• A Vlog focused camera with decked out video capabilities
  • The Same 20.1MP Exmor RS Sensor as the ZV-1
  • The ZV-1F Fixed 20mm lens does a good job as a Prime Vlog Camera
  • Wee bit longer Battery Life than the ZV-1
  • FHD and 4K recording capable with HLG or S-Log Function
  • Built-in Microphone with a DeadCat attachment Included
  • The VPT2BT Grip is a must buy
  • SteadyShot is good enough that you will forget about OIS
  • A Killer priced Vlogging Camera at RM 2,599


  • Hybrid AF instead of CAF would be a nice to have but at this price point, it's a no contest
  • The crop when SteadyShot happens, makes the video a little too packed

Sony’s ZV Series has been a great hit among many content creators for its versatility and ease of use. So, much so to a point, it is a fantastic weapon to have for someone who captures video and a few photos then and there. This time around Sony unveils a completely new camera in its lineup and while it does share some similarities with the ZV-1, it has a unique proposition in comparison to its brethren. Here’s the Sony ZV-1F Review – official from us.

Sony ZV-1F Review

Emphasis on the “F”

Unlike the Sony ZV-1, which is what consumers would immediately rush to compare it with – the ZV-1F emphasizes the “F” behind the “1”. And that F means Fixed Focus. Yes. Unlike the ZV-1, which houses a zoom lens with a range of 24-70mm – which is a good range, the ZV-1F comes with a fixed 20mm lens with an aperture of f/2.0 respectively.

It comes with a Vario Tessar Coating from Zeiss, which is a nice touch. Now, if you are wondering if the lens can do any sort of zoom, well it can – as Sony has incorporated a Digital 5x Zoom if you ever need one. When we did try it, we had that Sony Handycam feel of sorts – which felt nostalgic.

Although the fixed 20mm lens does not come with OIS – which in my opinion is a huge hit, Sony has incorporated their SteadyShot feature, which does add a certain level of crop and gives you a bit of a steady video-taking capability.

Unlike EIS on a smartphone, which is what many would rush to compare, the SteadyShot has been around for years and does a good job of stabilizing videos when you need it to. But fret not, as the camera can do 4K recording, HLG, S-Log2, S-Log3 and even Slow Motion but capped to 5x in FHD and Quick Motion at 60x in FHD as well.

Similarities with the Sony ZV-1

So, what are the similarities with the Sony ZV-1 – which at this point, you could call the flagship of the ZV series? For one, the sensor on both the cameras are identical: it’s a 1.0-type Exmor RS CMOS Sensor which has the potential to capture 20.1MP. The ISO range is the same as well, from 125-12800 with the expanded ISO 80-12800).

Sony has also brought over the 3” 921K dots Vari-angle display which is a lifesaver and the ZV-1F uses the newer menu system which I am loving a lot. On top of that, the display is a touch screen – so, in times when the display is flipped out, you don’t have to do those awkward poses to control with the physical button.

It comes baked with WiFi and Bluetooth – so when the need to connect via Imaging Edge is needed, you can do it, or use their new Grip which is completely wireless and be able to use some of their new features which we will talk about in a bit.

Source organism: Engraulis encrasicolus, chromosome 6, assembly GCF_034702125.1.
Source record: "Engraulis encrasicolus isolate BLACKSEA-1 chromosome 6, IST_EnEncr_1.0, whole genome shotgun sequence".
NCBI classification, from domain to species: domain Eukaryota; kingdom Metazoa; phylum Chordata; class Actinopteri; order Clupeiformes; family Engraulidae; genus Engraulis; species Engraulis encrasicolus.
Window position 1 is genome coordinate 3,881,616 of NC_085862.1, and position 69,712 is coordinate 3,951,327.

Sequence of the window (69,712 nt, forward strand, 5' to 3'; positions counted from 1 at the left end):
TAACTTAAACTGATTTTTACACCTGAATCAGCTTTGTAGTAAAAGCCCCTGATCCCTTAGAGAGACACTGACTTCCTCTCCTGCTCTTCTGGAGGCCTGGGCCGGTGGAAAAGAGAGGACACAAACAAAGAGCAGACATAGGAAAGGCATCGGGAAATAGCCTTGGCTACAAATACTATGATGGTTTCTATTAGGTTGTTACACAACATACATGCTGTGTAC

Finally, the battery is pretty much the same as the ZV-1: the Sony NP-BX1 but since there are many things altered with the ZV-1F, you do get an extra 15 minutes of battery life and the whole camera weighs about 256g. So, it’s extremely light to bring it anywhere and everywhere.

The Difference with the Sony ZV-1F

Besides the Fixed Lens, is there any big difference in how the ZV-1F works? Yes.

For one, the Focus system on the Sony ZV-1F is limited to Contrast AF – so, it has 425 contrast detection points and on top of that, it has Eye AF as well. The ZV-1 has a PDAF and CAF (Hybrid AF) system, making it faster paired with the real-time Eye AF.

Secondly, since the ZV-1F is a VLOG-first camera, Sony has eliminated the entire need for RAW photo capabilities – so, you will rely heavily on JPEG which is capped at Fine with 120 frames.

The mount on the top of the camera is a cold shoe mount – which means, every accessory you choose to use, mainly an external microphone, will have to be connected via the microphone jack on the side of the camera.

But is it concerning?

Honestly, from a consumer standpoint, where deciding based on the facts above on paper, more specifically – based on the differences, can make the Sony ZV-1F an “I-have-to-think-again-before-I-purchase” camera. But in a real-world situation, is it that concerning? Let us answer that below.

From a Video Centric Perspective

Starting with the Video side of things because this is a VLOG-first camera – so that’s where our focus is going to be as well. Right off the bat, I do like the whole setup we have going on here – with the wireless Camera Grip which no longer tethers via wire. But that aside, despite our short time with the Sony ZV-1F, we tested as much as we could – and we liked what we experienced.

Let’s start with the Contrast Auto Focus, short for CAF. Unlike a Hybrid AF System which we have seen from Sony, the CAF does take its sweet time to keep things in focus. While it is a focus system many devices still rely on, for most static shots, the focus is consistent and very well maintained. The moment when you do start moving and since we do still wear a mask, the camera does lose focus – as it doesn’t detect a face.